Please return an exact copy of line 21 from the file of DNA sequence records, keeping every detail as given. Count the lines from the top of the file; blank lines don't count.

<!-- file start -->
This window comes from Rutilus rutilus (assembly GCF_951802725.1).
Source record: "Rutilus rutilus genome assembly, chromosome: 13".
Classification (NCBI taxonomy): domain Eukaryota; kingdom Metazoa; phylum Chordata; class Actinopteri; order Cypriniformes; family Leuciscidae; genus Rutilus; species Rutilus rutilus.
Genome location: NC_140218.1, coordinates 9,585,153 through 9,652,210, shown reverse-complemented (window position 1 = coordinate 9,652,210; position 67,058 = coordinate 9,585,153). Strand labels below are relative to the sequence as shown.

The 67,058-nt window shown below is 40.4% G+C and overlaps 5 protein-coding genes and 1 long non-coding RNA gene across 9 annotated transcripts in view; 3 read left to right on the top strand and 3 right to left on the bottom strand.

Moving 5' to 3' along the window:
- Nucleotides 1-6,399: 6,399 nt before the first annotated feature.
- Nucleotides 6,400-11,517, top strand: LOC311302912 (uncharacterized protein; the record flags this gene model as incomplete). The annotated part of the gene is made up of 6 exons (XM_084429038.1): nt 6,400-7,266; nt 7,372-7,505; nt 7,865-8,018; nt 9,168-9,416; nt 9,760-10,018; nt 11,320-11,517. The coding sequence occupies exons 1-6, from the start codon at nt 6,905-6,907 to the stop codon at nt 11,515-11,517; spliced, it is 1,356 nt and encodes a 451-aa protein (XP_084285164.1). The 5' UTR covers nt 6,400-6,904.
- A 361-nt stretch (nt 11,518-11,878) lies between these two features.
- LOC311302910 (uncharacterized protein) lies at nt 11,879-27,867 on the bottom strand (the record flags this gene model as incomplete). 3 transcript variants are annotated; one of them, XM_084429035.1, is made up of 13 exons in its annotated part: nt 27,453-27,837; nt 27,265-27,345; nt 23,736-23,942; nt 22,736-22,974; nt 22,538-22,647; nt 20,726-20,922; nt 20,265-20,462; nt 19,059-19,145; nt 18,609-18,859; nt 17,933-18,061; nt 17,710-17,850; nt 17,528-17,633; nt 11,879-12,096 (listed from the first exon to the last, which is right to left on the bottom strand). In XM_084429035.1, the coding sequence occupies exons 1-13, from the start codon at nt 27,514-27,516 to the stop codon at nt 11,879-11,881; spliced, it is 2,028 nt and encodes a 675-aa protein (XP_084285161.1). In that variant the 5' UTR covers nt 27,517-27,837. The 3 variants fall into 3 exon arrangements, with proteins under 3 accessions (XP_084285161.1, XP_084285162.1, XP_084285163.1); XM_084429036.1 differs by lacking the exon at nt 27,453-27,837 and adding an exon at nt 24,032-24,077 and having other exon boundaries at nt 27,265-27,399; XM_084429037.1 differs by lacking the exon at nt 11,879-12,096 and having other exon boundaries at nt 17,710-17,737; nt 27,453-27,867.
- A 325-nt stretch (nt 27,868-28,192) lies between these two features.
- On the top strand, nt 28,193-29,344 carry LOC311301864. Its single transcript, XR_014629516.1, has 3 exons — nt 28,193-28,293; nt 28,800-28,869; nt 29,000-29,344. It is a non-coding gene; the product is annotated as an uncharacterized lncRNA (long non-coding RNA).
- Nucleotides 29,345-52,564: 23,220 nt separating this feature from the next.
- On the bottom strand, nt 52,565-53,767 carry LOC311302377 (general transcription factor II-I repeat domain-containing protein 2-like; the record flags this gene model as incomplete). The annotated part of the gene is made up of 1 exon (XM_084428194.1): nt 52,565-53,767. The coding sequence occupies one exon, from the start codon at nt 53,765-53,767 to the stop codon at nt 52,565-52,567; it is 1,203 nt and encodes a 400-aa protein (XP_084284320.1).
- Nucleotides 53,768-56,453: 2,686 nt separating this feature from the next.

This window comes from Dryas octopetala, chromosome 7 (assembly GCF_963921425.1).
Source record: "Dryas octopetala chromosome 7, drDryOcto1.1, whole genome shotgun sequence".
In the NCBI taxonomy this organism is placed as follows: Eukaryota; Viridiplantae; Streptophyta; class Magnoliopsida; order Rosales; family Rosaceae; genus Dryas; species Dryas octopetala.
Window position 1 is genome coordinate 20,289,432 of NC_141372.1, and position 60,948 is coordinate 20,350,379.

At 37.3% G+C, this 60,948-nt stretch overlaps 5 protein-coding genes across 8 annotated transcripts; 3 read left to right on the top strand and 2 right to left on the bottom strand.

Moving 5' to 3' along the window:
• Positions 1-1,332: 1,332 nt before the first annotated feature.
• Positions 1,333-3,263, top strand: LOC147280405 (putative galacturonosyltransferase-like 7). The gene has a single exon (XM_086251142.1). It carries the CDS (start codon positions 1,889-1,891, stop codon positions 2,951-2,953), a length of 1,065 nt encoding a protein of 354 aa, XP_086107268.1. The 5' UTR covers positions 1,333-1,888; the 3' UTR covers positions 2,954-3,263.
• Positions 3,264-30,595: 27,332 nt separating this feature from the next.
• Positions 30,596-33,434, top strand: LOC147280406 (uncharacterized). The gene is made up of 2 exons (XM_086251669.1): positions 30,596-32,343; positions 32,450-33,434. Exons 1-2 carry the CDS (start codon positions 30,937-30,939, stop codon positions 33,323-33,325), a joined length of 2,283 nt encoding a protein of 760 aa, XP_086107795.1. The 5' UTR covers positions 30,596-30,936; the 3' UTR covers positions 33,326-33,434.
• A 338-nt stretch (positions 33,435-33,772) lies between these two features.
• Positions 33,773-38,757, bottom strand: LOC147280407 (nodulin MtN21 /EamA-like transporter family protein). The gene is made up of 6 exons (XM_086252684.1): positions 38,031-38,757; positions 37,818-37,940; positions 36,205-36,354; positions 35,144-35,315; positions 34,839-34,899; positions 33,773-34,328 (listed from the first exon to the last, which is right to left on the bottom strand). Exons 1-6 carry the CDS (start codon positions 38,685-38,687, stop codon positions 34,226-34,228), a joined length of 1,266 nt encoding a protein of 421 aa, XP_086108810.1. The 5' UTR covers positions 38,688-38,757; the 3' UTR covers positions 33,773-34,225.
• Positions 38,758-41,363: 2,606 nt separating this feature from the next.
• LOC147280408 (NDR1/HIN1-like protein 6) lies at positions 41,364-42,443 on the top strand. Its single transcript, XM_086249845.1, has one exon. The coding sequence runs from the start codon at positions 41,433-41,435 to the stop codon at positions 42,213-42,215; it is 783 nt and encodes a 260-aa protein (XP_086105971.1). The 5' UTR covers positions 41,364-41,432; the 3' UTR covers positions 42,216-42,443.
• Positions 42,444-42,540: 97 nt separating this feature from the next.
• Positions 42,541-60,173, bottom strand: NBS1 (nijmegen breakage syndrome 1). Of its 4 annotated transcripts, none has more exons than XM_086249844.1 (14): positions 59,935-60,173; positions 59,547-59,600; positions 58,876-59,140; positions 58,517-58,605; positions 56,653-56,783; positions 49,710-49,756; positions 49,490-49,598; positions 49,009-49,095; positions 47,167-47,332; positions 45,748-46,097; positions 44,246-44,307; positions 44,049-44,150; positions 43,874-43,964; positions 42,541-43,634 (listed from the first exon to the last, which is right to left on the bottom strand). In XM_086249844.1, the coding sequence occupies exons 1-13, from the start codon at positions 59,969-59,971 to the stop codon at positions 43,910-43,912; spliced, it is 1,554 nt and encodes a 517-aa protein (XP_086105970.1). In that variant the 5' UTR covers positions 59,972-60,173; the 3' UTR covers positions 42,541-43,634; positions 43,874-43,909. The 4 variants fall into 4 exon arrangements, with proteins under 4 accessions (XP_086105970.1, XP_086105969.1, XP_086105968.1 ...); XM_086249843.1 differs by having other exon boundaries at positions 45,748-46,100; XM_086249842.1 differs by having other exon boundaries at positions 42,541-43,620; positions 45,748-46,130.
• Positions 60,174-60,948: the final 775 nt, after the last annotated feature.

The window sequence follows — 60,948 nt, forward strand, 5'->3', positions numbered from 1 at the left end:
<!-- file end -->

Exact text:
Moving 5' to 3' along the window: